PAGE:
KWL Chart

Take control of your knowledge on a particular topic. Determine and jot down what you know, what you want to know, and what you learned.

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KWL chart template

Learning has never been easy. New methodologies appear all the time, and except for dealing with new information you need to memorize, you also have to figure out how they work and how they may help. That’s why reliable shortcuts are so important for easier, quicker, and stress-free learning. 

The template we offer to turn your usual learning and memorizing into an enjoyable experience is KWL Chart. Its name is an acronym that stands for “Know”, “Want to Know”, and “Learned”. Even this information is enough to understand how it works. However, we would like to provide you with more details, so you will get the maximum benefit from using the KWL Chart.

What is the KWL Chart? In general, it’s a tool for organizing your learning process. It allows you to divide what you already know from what you need to learn and summarize what you learned after the lesson is over. 

Let’s take a closer look at how KWL Chart works, how to use it successfully, and how the xTiles KWL Chart template can ease your learning as much as possible. 

Why and when do I need a KWL Chart?

At the end of the day, after you’ve attended a few lessons, your head is normally overfull with mixed information. What you heard in the first lesson somehow became a part of what you read during the third. Putting things in their places is much harder if you have nothing to rely on. Doing it with no tools is quite a challenge. However, getting acknowledged with some tools that might or might not help you in the future is quite a challenge too. Unfortunately, you won’t get far without a settled organization system for your learning process. That’s where a KWL Chart comes in handy.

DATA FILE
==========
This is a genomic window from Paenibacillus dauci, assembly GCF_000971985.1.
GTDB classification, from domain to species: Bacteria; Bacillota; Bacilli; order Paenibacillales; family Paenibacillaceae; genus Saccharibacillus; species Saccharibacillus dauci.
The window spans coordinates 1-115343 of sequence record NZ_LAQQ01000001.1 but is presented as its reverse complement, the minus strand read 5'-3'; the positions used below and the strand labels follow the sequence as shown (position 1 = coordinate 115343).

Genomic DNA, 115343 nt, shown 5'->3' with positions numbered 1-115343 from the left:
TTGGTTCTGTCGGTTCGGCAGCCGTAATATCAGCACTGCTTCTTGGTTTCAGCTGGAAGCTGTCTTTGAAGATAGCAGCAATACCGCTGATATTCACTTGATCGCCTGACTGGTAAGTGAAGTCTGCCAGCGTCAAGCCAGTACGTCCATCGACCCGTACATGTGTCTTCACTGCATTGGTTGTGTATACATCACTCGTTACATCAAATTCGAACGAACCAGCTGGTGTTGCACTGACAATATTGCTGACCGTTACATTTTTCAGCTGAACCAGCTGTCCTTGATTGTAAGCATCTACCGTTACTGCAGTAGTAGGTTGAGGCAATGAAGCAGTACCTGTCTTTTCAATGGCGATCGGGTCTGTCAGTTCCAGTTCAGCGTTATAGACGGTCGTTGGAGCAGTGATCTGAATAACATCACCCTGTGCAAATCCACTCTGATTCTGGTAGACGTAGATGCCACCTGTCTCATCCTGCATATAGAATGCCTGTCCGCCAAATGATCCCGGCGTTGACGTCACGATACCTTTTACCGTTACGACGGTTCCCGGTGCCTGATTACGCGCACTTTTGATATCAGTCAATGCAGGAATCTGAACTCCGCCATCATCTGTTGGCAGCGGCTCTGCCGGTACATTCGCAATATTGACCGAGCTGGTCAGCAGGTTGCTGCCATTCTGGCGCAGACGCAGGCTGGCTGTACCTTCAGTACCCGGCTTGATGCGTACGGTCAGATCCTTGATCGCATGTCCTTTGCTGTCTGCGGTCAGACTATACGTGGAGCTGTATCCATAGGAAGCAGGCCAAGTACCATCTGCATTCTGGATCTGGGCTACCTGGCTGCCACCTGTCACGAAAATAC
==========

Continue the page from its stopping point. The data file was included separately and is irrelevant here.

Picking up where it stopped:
Except for organizing and dividing your learning materials, KWL Chart templates help you find possible gaps and understand where you’re standing right now, what you have learned, and what you need to improve.

Thanks to its simple and flexible structure, KWL Chart can be applied to any lesson or topic. You don’t have to switch between different methodologies for every lesson. A KWL Chart will help you with math and literature, chemistry and social studies, etc. One system to rule them all.

When the semester or year is over, and your exams are closer and closer, your KWL Chart documents will help you track your progress and check what exactly still needs to be learned and what you need to go over. This way, you don’t waste your time checking everything. You only focus on what is relevant at the moment.

KWL Chart templates will help you establish communication with your students if you’re a teacher. It will work as a statistic to show you what is harder to understand and memorize, so you can devote more time and what is easier to grasp so you won’t waste your time on it. It also will help you polish the information you give to your students. 

Teachers may use KWL Charts for group or individual learning. You present your students with ready-to-go templates to help them get new information quickly and understand what pitfalls there are for them. That is especially useful for young teachers or those who start to work with a new class or group. 

A KWL Chart template may be a part of interactive learning or a way to distract and relax a bit from a usual course. 

How to use a KWL Chart?

To start using a KWL Chart, you need to create a table with three columns – K, W, and L. We have already done it for you in our template. Now, let’s fill each column with the relevant information so that you will have a representative and helpful document and not useless gibberish at the end.